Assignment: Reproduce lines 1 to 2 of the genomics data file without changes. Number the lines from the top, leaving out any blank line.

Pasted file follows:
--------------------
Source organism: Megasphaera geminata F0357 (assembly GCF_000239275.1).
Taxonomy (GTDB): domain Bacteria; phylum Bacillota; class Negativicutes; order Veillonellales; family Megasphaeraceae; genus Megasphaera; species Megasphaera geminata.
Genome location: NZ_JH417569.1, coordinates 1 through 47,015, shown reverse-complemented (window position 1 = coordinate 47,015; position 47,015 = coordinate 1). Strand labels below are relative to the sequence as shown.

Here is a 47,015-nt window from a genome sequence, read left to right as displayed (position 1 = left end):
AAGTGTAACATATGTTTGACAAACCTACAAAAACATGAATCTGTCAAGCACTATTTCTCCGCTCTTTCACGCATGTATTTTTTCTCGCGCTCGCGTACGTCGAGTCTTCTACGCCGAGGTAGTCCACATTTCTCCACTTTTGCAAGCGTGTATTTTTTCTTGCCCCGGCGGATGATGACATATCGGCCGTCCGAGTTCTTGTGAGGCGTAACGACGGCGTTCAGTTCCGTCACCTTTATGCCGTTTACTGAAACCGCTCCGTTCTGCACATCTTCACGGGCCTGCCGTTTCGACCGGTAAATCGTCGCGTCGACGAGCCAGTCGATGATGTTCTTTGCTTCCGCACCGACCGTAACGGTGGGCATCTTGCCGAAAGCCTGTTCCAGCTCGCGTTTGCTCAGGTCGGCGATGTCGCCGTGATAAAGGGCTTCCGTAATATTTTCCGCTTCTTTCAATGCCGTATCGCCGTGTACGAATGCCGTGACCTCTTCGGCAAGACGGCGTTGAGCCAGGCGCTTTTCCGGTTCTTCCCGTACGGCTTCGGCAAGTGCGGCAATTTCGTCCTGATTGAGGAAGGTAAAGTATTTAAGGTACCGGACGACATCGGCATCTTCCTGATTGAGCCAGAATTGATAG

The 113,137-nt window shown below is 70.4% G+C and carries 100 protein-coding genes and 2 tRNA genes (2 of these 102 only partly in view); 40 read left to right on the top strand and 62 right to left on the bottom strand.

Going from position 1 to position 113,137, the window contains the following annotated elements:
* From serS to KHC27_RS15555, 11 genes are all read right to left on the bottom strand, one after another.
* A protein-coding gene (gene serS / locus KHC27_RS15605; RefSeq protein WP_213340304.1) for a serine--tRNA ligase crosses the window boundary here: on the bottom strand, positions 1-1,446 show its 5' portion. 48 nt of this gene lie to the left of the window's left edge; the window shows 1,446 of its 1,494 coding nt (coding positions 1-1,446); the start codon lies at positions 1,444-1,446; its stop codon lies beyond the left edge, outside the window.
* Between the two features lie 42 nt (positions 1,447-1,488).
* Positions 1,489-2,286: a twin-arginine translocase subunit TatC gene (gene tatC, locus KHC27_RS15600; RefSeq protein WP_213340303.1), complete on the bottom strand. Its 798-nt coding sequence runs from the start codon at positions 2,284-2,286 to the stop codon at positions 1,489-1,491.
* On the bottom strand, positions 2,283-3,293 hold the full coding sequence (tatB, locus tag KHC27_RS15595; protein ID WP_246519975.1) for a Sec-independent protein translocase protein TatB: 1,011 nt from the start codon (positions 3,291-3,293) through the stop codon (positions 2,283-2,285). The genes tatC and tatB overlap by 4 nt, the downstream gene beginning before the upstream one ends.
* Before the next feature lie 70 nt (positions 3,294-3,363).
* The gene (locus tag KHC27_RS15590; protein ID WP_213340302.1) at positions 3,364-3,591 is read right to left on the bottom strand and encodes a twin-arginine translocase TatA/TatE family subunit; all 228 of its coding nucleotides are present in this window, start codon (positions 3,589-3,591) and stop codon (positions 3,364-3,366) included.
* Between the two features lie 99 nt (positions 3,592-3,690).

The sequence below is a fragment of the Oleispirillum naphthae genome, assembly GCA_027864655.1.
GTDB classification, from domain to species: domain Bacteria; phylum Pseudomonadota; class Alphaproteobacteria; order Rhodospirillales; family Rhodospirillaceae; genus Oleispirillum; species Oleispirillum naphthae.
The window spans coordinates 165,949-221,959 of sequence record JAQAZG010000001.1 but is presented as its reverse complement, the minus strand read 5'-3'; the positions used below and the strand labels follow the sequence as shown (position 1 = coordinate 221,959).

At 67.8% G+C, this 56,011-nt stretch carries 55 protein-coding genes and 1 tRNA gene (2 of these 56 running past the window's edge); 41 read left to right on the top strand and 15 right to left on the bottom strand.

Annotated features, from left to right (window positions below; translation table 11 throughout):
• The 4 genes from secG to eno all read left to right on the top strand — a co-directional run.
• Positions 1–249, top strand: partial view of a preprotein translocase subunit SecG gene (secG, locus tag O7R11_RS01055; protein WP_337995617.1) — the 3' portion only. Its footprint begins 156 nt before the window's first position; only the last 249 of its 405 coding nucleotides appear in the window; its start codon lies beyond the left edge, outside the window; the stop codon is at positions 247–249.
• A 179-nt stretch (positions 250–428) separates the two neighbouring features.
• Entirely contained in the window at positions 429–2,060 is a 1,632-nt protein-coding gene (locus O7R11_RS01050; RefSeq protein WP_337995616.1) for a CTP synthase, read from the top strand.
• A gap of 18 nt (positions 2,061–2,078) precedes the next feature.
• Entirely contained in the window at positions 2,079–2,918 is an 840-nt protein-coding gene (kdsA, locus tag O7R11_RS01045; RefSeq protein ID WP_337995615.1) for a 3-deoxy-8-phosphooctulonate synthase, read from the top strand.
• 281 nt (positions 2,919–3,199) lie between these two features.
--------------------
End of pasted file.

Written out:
Source organism: Megasphaera geminata F0357 (assembly GCF_000239275.1).
Taxonomy (GTDB): domain Bacteria; phylum Bacillota; class Negativicutes; order Veillonellales; family Megasphaeraceae; genus Megasphaera; species Megasphaera geminata.